Caroline Gatchalian, of Open Door Jobs in Demand, emphasized that their program focuses on job readiness in particular employment sectors (currently – security, hospitality, retail, construction, and social services). She talked about the advantages of openness with employers in disclosing the need for accommodation. She explained that this is an opportunity to highlight a job-seeker’s abilities and to explain how accommodations can be made to effectively integrate individuals with disabilities into the workplace. Caroline feels that employers are equally accountable to understand, and to work with individuals of diverse abilities.
Sarah Blackmore, of Youth BEAT, talked about how her program serves people up to 29 years of age. It includes a pre-employment course that includes both hard skills, and health and wellness components, including mental wellness. This is a recognition that good mental health is a huge component of “job readiness”, and that often, anxiety and depression affect many people on the autism spectrum. The Youth Beat program provides 3rd party support to assist their clients to effectively communicate with employers, and focuses on equal opportunity and employers. This program is also relatively new, and, as such, is still developing and adjusting to meet the needs of its clients.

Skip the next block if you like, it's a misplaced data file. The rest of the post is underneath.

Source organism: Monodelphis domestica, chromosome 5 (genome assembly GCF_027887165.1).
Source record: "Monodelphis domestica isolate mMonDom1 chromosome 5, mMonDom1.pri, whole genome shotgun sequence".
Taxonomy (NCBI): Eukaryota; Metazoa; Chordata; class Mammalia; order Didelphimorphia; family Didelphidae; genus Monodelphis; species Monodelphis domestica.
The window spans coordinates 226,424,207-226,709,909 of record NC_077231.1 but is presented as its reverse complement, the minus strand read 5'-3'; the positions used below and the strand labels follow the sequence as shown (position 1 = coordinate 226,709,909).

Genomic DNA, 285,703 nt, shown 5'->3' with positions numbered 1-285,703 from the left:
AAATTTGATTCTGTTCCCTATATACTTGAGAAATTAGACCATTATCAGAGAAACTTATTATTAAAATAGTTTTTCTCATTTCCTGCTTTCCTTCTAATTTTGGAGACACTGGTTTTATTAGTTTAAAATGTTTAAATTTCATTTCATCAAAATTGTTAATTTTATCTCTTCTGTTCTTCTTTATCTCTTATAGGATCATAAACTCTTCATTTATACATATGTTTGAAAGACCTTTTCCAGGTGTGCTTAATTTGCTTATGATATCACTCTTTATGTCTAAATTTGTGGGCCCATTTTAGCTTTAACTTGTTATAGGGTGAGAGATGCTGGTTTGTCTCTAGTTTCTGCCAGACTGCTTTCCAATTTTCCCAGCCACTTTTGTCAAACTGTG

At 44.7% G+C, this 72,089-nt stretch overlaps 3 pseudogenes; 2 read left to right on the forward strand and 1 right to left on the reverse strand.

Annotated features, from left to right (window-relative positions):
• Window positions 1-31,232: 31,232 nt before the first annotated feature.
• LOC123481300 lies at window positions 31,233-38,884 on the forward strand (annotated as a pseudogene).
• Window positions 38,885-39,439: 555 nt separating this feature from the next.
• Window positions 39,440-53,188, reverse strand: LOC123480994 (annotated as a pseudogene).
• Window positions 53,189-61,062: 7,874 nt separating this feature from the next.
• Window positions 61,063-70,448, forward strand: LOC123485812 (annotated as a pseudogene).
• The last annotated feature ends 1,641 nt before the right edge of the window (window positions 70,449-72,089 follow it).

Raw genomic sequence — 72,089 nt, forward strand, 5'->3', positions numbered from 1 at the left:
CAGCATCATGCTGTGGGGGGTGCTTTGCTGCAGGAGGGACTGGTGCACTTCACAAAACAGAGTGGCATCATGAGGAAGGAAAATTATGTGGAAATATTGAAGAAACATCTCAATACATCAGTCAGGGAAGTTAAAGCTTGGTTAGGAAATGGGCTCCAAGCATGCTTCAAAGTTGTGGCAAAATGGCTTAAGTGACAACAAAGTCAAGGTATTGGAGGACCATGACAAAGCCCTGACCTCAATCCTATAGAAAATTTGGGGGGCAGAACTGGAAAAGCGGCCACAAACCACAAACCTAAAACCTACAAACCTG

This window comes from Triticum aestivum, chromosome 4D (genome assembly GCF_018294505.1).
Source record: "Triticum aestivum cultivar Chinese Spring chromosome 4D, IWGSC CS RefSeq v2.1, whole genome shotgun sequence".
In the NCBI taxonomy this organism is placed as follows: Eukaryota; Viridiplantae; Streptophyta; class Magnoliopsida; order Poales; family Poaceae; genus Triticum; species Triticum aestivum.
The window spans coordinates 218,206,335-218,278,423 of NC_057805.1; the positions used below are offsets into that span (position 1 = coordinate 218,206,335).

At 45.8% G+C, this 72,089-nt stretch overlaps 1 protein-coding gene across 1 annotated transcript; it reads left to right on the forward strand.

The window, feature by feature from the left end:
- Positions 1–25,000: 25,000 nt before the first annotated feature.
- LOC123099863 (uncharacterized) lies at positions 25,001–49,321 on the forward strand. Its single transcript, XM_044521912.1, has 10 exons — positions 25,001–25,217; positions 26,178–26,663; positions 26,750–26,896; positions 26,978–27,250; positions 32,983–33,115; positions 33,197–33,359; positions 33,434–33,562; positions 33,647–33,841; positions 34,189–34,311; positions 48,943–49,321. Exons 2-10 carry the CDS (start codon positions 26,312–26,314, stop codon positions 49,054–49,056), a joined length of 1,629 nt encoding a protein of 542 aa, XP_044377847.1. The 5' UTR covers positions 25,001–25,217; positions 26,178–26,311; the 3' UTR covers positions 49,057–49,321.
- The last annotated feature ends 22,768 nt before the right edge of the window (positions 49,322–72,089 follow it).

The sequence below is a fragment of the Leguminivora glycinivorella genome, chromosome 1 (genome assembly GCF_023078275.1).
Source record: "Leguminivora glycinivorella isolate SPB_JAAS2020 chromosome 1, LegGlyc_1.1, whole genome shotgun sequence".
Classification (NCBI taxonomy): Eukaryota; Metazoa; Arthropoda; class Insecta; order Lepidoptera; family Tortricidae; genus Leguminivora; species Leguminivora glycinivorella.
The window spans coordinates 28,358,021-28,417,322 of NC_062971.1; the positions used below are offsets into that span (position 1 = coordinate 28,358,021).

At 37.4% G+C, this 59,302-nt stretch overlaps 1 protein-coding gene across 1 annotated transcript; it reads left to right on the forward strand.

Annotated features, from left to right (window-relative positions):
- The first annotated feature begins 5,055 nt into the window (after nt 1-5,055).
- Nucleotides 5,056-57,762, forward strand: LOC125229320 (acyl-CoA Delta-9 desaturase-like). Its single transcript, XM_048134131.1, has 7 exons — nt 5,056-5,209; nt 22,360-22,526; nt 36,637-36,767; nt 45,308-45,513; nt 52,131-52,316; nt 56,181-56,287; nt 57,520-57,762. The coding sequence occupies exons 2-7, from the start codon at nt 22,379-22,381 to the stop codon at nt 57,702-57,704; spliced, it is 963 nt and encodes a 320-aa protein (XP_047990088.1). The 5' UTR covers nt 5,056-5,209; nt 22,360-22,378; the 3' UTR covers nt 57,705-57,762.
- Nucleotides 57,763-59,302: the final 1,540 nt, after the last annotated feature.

The Second Group: SPS Members Experiences in the Workplace
Sam Guenther talked about his experience with the Employment Works Program through Ready, Willing and Able. He entered the program because he was not satisfied with the work he had been able to find so far. He was surprised by, and appreciated how “hands-on” the program was. The program included on-the-job-training in a variety of work situations including hotel maintenance, a recording studio, and a horse ranch. In the past, Sam has worked at Garden Works, Safeway, and at Stanley Park and Granville Island in security and parking enforcement. He currently works at CanPar, loading delivery trucks. He has held this job for 2 ½ years. He got his current job through an employment service called Regard Resources. He is now looking for full time work, a living wage, and job functions that are less physically demanding. He would also prefer to work day shift rather than nights. He likes working with people. RWA has put some jobs forward to him but the jobs that have been offered to him so far, have not seemed to him to be an improvement from his current job.